Serverless is a cloud computing application development and execution model that enables developers to build and run application code without provisioning or managing servers or backend infrastructure.
Serverless lets developers put all their focus into writing the best front-end application code and business logic they can. All developers need to do is write their application code and deploy it to containers managed by a cloud service provider. The cloud provider handles the rest, provisioning the cloud infrastructure required to run the code and scaling the infrastructure up and down on demand as needed. The cloud provider is also responsible for all routine infrastructure management and maintenance such as operating system updates and patches, security management, capacity planning, system monitoring and more.
Also important: With serverless, developers never pay for idle capacity. The cloud provider spins up and provisions the required computing resources on demand when the code executes, and spins them back down again—called ‘scaling to zero’—when execution stops. The billing starts when execution starts, and ends when execution stops; typically, pricing is based on execution time and resources required.
The name notwithstanding, there are most definitely servers in serverless computing. 'Serverless' describes the developer’s experience with those servers—they are are invisible to the developer, who doesn't see them, manage them, or interact with them in any way.
Today every leading cloud service provider offers a serverless platform including Amazon Web Services (AWS Lambda), Microsoft Azure (Azure Functions), Google Cloud (Google Cloud Functions) and IBM Cloud (IBM Cloud Code Engine). Together serverless computing, microservices and containers form a triumvirate of technologies typically considered to be at the core of cloud-native application development.
Function-as-a-service, or FaaS, is a cloud computing service that enables developers to run code or containers in response to specific events or requests, without specifying or managing the infrastructure required to run to code.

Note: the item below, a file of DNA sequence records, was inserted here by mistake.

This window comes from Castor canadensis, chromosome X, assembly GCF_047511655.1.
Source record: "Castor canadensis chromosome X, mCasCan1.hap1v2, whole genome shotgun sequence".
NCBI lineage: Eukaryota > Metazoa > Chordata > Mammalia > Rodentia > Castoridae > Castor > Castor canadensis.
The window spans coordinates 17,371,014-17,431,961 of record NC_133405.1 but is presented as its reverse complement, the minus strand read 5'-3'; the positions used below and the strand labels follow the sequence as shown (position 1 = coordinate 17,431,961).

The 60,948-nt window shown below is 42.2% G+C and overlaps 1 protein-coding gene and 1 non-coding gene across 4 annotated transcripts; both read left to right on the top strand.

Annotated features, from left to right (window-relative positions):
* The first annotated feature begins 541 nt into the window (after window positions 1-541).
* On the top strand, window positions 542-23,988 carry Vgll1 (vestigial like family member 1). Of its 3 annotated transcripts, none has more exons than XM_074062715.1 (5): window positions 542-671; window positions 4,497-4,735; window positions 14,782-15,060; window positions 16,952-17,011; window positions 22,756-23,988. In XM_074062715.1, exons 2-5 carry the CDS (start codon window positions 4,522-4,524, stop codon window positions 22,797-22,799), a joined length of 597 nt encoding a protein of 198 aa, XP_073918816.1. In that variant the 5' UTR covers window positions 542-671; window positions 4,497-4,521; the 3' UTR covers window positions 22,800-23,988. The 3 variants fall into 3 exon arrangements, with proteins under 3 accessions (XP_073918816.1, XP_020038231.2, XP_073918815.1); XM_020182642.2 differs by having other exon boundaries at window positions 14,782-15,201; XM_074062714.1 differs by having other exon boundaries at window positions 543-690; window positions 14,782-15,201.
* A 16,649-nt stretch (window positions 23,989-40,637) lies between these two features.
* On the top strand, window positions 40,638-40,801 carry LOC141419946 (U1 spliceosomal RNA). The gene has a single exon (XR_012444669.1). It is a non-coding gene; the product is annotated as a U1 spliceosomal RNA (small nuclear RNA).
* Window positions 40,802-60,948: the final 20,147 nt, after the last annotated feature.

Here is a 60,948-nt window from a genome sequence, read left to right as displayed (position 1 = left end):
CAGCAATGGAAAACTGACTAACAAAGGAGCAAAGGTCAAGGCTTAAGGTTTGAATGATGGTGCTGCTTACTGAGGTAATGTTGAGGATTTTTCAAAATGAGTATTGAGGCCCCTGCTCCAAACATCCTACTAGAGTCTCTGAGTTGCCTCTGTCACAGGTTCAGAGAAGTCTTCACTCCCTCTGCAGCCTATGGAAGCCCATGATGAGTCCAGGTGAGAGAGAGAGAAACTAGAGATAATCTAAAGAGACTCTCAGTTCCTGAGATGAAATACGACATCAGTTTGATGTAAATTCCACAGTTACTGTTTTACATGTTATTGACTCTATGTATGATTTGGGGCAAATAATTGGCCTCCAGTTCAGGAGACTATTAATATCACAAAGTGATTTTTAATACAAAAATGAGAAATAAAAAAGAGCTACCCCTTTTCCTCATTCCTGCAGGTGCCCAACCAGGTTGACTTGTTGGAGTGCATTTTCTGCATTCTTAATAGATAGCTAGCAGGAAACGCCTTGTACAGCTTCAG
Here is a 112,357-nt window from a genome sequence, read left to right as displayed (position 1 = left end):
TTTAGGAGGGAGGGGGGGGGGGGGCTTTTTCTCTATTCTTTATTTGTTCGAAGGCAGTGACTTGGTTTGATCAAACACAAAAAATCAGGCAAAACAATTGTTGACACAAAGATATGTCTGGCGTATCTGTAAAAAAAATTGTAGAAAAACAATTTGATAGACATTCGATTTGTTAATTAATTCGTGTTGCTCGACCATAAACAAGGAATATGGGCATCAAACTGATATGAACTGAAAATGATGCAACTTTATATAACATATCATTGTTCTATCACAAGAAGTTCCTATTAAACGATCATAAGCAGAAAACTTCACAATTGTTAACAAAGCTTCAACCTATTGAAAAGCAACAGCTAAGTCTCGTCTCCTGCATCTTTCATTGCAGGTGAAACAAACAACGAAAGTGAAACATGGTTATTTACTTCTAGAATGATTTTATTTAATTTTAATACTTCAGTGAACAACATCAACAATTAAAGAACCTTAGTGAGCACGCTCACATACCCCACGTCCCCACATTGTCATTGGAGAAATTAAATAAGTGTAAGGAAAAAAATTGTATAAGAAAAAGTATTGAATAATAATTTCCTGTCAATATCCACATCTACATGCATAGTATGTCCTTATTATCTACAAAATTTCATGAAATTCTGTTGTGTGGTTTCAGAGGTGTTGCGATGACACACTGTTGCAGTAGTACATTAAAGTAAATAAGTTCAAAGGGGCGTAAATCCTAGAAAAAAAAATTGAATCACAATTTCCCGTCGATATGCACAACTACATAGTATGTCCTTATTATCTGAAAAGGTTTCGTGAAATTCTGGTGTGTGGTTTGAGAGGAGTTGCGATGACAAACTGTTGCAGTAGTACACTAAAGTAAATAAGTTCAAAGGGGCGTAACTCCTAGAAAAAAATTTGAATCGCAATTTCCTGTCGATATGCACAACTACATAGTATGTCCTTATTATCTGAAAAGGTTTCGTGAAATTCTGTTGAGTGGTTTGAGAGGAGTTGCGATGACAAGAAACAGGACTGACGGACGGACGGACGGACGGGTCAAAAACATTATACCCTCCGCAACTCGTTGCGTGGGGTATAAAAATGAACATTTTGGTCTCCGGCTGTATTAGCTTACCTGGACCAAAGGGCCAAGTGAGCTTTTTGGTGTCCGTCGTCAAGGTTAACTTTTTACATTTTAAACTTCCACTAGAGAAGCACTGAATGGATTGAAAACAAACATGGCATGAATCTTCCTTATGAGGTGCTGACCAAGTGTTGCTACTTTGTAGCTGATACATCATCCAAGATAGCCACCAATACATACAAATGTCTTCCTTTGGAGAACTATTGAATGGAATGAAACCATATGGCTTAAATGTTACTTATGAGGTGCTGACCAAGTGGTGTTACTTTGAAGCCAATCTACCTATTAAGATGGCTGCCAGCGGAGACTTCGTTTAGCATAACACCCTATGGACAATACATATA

FaaS is the compute model central to serverless, and the two terms are often used interchangeably. But serverless is much more than FaaS. Serverless is an entire stack of services that can respond to specific events or requests, and scale to zero when no longer in use—and for which provisioning, management and billing are handled by the cloud provider and invisible to developers. In addition to FaaS, these services include:
Serverless databases and storage: Databases (SQL and NoSQL) and storage (particularly object storage) are the foundation of the data layer. A serverless approach to these technologies involves transitioning away from provisioning “instances” with defined capacity, connection and query limits, and moving toward models that scale linearly with demand in both infrastructure and pricing.
Event streaming and messaging: Serverless architectures are well-suited for event-driven and stream-processing workloads most notably the open source Apache Kafka event streaming platform.
API gateways: API gateways act as proxies to web actions and provide HTTP method routing, client ID and secrets, rate limits, CORS, viewing API usage, viewing response logs, and API sharing policies.
IBM's Ashher Syed provides a detailed explanation of serverless and and the serverless stack (6:37):
Because serverless, platform as a service (PaaS), containers, and virtual machines (VMs) all play a critical role in the cloud application development and compute ecosystem, it’s useful to compare how serverless compares to the others across some key attributes.
Provisioning time: Measured in milliseconds for serverless, vs. minutes to hours for the other models.
Administrative burden: None for serverless, compared to a continuum from light to medium to heavy for PaaS, containers and VMs respectively.
Maintenance: Serverless architectures are managed 100% by the provider. The same is true for PaaS, but containers and VMs require significant maintenance including updating/managing operating systems, container images, connections, etc.
Scaling: Auto-scaling—including auto-scaling to zero—is instant and inherent for serverless. The other models offer automatic but slow scaling that requires careful tuning of auto-scaling rules, and no scaling to zero.
Capacity planning: None needed for serverless. The other models require a mix of some automatic scalability and some capacity planning.
Statelessness: Inherent for serverless, which means scalability is never a problem; state is maintained in an external service or resource. PaaS, containers and VMs can leverage HTTP, keep an open socket or connection for long periods of time, and store state in memory between calls.
High availability (HA) and disaster recovery (DR): Both are inherent in serverless with no extra effort and at no additional cost. The other models require additional cost and management effort. In the case of both VMs and containers, infrastructure can be restarted automatically.
Resource utilization: Serverless is 100% efficient because there are no such things thing as idle capacity—it is invoked only upon request. All other models feature at least some degree of idle capacity.
Billing granularity and savings: Serverless is metered in units of 100 milliseconds. PaaS, containers and VMs are typically metered by the hour or the minute.